Isaac Davison

Isaac Davison is a NZ Herald political reporter.

This must not happen again: mayor

Three Spanish mission style homes were demolished this morning after all efforts to save them failed. Photo / Dean Purcell.
Three Spanish mission style homes were demolished this morning after all efforts to save them failed. Photo / Dean Purcell.

Len Brown promises to protect heritage, but protesters remain sceptical

In the face of public uproar over the demolition of three 70-year-old buildings, Auckland Mayor Len Brown has promised to do his utmost to avoid a repeat.

Amid tears, minor scuffles and cries of "shame", three Spanish mission-style homes in St Heliers were toppled yesterday morning. In a last hopeless act, a frustrated protester knocked the hat off a demolition worker.

It was the new mayor's first test of character on heritage issues.

Earlier in the week, Mr Brown said, "We will do everything reasonable in our power to ensure this doesn't happen again."

The mayor yesterday said the council will use devices like the Auckland plan "to do everything practical to protect Auckland's built heritage".

He stressed that the new council was working to put in place strong rules and district plans protecting heritage.

Some heritage campaigners were sceptical. Though the council faced an uphill task in saving the cottages, campaigners said its mishandling of the case was worrying.

The Save Our St Heliers group felt the new council showed no change from previous councils in halting the erosion of Auckland's architectural heritage.

Spokeswoman Dorothy McHattie said the cottages were the latest victims of neglect by a city council, citing the lack of attention for the downtown Yates Building, the demolition of the 95-year-old Coolangatta house in Remuera, and restructuring of the Jean Batten Building.

"If this is a litmus test for the Super City, we may as well go and live in the desert," she said.

Councillor Sandra Coney said the council faced a difficult task in protecting the cottages, because it was bound by the previous city council's decisions.

"But people feel let down. There are a whole lot more cases lined up, and the council has to do better going forward."

Heritage experts said council officials showed a worrying lack of understanding on the St Heliers demolition.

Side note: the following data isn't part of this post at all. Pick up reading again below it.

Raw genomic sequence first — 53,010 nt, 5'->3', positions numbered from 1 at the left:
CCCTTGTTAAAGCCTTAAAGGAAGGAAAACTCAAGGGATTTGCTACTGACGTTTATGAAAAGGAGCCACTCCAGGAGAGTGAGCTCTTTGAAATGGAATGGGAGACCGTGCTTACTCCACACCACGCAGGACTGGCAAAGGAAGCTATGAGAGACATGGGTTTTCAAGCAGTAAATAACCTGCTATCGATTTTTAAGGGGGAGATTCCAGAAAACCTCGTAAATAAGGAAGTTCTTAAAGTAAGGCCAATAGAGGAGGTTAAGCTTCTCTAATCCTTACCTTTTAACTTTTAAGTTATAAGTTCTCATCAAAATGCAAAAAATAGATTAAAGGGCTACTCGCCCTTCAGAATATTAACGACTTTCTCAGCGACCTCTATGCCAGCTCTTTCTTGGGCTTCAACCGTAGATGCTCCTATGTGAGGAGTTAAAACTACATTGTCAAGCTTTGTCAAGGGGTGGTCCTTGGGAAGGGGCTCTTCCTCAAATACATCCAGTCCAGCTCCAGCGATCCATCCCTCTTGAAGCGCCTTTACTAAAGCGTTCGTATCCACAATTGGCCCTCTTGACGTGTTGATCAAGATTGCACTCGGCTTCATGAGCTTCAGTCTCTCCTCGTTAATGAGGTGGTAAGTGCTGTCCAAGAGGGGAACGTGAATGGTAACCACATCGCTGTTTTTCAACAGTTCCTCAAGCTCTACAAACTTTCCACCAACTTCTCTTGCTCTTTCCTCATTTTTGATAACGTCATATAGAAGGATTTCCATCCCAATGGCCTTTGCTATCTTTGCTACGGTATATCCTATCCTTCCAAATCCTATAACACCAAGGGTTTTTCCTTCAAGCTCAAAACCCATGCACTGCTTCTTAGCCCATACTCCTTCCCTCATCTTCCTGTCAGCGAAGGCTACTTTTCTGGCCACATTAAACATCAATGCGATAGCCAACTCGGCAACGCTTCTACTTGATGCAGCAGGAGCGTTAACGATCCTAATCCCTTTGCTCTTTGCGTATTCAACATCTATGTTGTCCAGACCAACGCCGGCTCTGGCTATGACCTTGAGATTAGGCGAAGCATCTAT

When pressed by protesters for intervention at Turua St, Mr Brown said the council had exhausted its legal options and could not afford to purchase the land.

Heritage consultant Allan Matson said councillors were led to believe they would have to buy the site if they made a heritage order.

"This is wrong. There is never the need to buy the property - that is a conscious choice of council, which can be discussed after a temporary heritage order."

"At the first hurdle for the Auckland Council, they were informed about their powers and came to the conclusion they were impotent."

After the council's handling of the Turua St case, he was concerned about important heritage challenges in coming weeks.

"There will be similar decisions that council are confronted with, and I'm not confident on the basis of their apparent understanding that they're going to handle these upcoming ones in a satisfactory manner."

The Turua St demolition went ahead after a last-ditch appeal to the Environment Court failed. In the hearing, the Auckland Council submitted that the buildings did not rate protection under the District Plan.

Ms McHattie said yesterday that the council's assessment was rushed and superficial.

" What's another two weeks for a proper heritage report? "

She said her team had unearthed hard evidence that prominent architect William Jaine designed the buildings, which would have bolstered their heritage rating.

Auckland Councillor Cameron Brewer, who represents the area, hoped that the public response to the demolition would signal a turning point in Auckland's protection of its heritage structures.

"Turua St has really been a metaphor of a wider public mood.

"[The protesters] might not have saved these particular houses but they've given the new council a huge wake-up call."

He is working with Ms Coney on heritage reforms, such as the potential use of external, independent heritage advisers.

Reflecting on the five-year tussle with heritage campaigners, Glendowie developer Michael Markham said he could have had a better relationship with St Heliers residents.

"We've tried to do everything properly. If there's a criticism that could be levelled it is that we could have communicated ideas more fully and that's what we'll be doing over the coming weeks."

He said the community would be consulted on the design and scale of the new Turua St development, which will include offices, shops and apartments. "Then people can judge what we're doing."

Ms McHattie said residents' input would be crucial, given the ill feeling the demolition had stirred. "St Heliers is a small community, it's a village".

- NZ Herald

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